Each coach, working with the Thunder Finance Director, develops his team budget. This process starts in October and is complete in February, once the full tournament schedule is known. Certain expenses are a direct function of the coach’s choices – how many games and tournaments you’ll enter, whether any paid trainers or coaches are used, and any team-specific equipment (e.g., catcher’s gear, batting tees). Other expenses are program-wide, such as insurance, website hosting, facility rental, etc. These charges are passed on in the form of player fees.
Fundraising dollars are spent at the direction of the Board, and are typically used for program-wide expenses, such as portable pitching mounds, bases, screens and batting cages, or fuel, repairs, and servicing the tractor at Hyatts. We also look for opportunities to contribute to the community via permanent improvements, such as building dugouts at Hyatts, or even building or improving other fields in the area. When funds allow it, such as this year, we credit each player $200 for their minimum sale of 10 tickets. For any player who sells more than 10 tickets, those sales are directly credited against his team fees on a dollar for dollar basis. If you sold 30 tickets, you will get an additional $100 credit against your team fees.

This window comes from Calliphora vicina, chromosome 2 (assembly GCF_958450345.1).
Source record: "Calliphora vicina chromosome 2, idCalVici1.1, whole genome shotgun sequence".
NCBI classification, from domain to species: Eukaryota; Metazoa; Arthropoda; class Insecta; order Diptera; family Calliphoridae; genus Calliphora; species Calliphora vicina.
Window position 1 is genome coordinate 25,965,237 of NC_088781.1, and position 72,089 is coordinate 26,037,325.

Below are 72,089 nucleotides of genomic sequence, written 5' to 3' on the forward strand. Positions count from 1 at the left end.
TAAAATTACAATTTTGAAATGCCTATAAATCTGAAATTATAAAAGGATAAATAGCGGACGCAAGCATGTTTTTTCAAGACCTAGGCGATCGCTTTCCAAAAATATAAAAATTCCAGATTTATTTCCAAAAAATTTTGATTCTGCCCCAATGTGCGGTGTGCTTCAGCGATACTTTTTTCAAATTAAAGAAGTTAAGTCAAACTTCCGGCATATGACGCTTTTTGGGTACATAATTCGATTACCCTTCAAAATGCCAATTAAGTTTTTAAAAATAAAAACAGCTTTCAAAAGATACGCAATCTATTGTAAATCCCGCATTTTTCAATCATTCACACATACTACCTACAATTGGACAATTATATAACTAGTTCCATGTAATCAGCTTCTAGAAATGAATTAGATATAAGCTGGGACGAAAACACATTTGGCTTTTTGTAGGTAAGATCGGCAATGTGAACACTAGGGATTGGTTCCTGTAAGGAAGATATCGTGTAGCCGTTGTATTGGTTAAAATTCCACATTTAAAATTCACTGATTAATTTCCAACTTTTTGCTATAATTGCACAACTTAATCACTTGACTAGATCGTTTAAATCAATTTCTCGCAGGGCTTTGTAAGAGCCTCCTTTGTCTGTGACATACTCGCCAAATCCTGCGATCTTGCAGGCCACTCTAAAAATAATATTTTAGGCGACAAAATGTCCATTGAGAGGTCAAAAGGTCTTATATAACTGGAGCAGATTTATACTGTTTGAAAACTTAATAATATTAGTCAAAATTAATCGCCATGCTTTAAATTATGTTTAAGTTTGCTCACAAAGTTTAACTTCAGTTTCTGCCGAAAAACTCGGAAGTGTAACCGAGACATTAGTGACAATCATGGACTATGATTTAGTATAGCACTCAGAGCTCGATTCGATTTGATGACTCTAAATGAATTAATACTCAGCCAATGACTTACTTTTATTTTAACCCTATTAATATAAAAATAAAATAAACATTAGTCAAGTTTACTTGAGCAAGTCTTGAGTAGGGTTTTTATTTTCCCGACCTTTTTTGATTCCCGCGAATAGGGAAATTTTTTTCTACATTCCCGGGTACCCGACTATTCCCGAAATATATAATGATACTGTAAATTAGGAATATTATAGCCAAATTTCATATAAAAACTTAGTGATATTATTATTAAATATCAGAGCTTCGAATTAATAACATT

All of this spending is guided by the Thunder’s mission and the Board’s long-term vision: To develop young athletes in the area as baseball players and people.
We make every effort to include to budget accurately, and include every possible expense, there are a few items that aren’t included in player fees. Namely, player uniforms and team photos. For those, each player pays the vendor directly.
We have done our best to decrease these amounts. While the Thunder has always paid for the coaches’ uniforms, we have significantly reduced the impact of those expenses this year. In the past, each team’s coaches’ jerseys, hats, and outerwear costs were passed on to the individual players on that team. This year, the Thunder reduced the items ordered for the coaches and paid for those items out of a combination of vendor credits and fundraising dollars. This will result in a savings of $30-75 for every player, compared to prior years.
To provide transparency this year and moving forward, you will find our 2020 Organizational Operating Expenses is attached. Again, as it was described above, this makes up a portion of your player’s final fee assessment that will be sent in early March.
We are working with your head coach to finalize 2020 budgets and player assessments. As was done in previous years, we will provide a copy of the final budget and fee assessment to each head coach so that they can help answer any questions you may have. Additionally, if you have any questions or would like to go through the details you can contact me or Andy Thorne.
Ohio Thunder Finance Director